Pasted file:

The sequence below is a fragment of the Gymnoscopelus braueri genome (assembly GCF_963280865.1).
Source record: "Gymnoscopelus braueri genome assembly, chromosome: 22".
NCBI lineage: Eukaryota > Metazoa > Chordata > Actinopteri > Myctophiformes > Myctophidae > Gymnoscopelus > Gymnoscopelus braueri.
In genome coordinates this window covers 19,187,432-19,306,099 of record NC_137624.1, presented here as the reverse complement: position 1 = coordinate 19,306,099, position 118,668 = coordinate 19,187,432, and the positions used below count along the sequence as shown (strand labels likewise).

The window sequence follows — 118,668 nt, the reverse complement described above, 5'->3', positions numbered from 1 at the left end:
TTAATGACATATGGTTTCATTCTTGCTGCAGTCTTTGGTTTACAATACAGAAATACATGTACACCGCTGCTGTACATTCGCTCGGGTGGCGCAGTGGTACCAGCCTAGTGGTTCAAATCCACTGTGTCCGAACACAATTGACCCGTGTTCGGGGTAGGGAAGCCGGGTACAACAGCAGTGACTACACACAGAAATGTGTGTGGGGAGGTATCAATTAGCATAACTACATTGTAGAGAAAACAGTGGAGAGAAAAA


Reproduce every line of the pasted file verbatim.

The sequence below is a fragment of the Gymnoscopelus braueri genome (assembly GCF_963280865.1).
Source record: "Gymnoscopelus braueri genome assembly, chromosome: 22".
NCBI lineage: Eukaryota > Metazoa > Chordata > Actinopteri > Myctophiformes > Myctophidae > Gymnoscopelus > Gymnoscopelus braueri.
In genome coordinates this window covers 19,187,432-19,306,099 of record NC_137624.1, presented here as the reverse complement: position 1 = coordinate 19,306,099, position 118,668 = coordinate 19,187,432, and the positions used below count along the sequence as shown (strand labels likewise).

The window sequence follows — 118,668 nt, the reverse complement described above, 5'->3', positions numbered from 1 at the left end:
TTAATGACATATGGTTTCATTCTTGCTGCAGTCTTTGGTTTACAATACAGAAATACATGTACACCGCTGCTGTACATTCGCTCGGGTGGCGCAGTGGTACCAGCCTAGTGGTTCAAATCCACTGTGTCCGAACACAATTGACCCGTGTTCGGGGTAGGGAAGCCGGGTACAACAGCAGTGACTACACACAGAAATGTGTGTGGGGAGGTATCAATTAGCATAACTACATTGTAGAGAAAACAGTGGAGAGAAAAA